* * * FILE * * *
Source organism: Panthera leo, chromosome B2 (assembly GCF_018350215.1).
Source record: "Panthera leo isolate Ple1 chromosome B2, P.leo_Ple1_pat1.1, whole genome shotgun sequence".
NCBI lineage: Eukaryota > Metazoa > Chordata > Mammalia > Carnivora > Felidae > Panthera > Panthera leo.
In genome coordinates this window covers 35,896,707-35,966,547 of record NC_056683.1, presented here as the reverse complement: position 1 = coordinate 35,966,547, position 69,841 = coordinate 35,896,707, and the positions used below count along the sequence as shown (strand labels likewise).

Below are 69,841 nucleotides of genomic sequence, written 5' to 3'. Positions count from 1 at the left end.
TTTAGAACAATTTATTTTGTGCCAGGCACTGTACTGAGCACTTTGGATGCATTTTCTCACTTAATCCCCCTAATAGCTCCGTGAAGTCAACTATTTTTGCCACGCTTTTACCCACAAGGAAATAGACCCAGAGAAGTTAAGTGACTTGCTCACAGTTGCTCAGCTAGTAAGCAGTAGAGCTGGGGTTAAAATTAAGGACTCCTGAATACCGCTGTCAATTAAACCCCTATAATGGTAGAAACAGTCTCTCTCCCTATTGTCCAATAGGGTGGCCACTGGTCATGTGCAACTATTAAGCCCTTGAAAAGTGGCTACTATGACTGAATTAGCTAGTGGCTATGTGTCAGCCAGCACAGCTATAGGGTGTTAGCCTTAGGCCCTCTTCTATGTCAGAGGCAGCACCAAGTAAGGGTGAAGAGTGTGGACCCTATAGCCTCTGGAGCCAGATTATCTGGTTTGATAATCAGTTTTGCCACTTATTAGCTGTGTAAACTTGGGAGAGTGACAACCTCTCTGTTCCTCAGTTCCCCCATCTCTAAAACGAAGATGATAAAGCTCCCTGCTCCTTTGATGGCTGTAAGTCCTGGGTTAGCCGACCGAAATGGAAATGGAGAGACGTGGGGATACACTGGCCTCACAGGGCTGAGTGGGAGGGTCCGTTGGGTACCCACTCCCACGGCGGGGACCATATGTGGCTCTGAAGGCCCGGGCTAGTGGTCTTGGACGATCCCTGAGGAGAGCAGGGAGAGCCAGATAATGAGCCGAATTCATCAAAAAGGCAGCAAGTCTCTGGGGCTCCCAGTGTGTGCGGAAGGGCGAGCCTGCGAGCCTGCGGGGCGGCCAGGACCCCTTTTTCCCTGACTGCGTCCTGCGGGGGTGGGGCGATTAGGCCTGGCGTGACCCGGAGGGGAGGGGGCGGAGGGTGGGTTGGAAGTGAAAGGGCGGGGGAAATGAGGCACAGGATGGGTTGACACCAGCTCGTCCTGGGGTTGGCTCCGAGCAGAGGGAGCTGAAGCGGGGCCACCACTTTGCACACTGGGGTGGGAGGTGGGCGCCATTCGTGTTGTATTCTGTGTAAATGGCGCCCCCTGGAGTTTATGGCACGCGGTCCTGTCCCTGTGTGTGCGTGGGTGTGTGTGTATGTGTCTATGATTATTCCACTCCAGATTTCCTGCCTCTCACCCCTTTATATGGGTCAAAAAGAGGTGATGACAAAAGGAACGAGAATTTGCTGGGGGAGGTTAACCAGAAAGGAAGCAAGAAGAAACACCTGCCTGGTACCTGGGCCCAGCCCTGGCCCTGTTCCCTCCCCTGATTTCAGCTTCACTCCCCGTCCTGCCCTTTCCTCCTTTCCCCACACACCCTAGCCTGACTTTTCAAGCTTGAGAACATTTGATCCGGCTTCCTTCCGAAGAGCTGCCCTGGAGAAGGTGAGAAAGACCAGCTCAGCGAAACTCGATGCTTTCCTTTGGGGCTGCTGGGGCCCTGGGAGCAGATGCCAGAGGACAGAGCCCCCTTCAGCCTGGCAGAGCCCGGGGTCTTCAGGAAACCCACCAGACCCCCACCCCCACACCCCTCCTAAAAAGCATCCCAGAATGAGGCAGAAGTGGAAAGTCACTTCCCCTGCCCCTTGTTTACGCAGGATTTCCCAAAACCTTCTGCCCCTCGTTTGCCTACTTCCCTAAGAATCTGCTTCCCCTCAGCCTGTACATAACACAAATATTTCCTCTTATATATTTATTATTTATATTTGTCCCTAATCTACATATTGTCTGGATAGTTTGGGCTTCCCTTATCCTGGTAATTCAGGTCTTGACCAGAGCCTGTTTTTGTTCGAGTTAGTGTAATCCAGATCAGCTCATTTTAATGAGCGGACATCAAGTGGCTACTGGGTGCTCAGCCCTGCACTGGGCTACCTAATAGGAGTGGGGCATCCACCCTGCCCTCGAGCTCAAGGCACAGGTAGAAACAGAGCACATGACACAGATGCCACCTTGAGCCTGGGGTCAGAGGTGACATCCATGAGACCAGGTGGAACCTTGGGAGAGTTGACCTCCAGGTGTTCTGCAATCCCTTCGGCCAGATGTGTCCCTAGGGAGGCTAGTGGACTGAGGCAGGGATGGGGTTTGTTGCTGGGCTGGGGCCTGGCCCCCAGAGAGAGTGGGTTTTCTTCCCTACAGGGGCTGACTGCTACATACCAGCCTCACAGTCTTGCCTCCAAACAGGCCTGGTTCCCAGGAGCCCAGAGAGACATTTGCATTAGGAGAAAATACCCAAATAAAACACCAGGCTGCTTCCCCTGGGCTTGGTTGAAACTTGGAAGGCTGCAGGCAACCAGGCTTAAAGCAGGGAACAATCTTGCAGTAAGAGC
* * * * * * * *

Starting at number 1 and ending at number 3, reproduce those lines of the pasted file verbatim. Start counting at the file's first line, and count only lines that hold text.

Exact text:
Source organism: Panthera leo, chromosome B2 (assembly GCF_018350215.1).
Source record: "Panthera leo isolate Ple1 chromosome B2, P.leo_Ple1_pat1.1, whole genome shotgun sequence".
NCBI lineage: Eukaryota > Metazoa > Chordata > Mammalia > Carnivora > Felidae > Panthera > Panthera leo.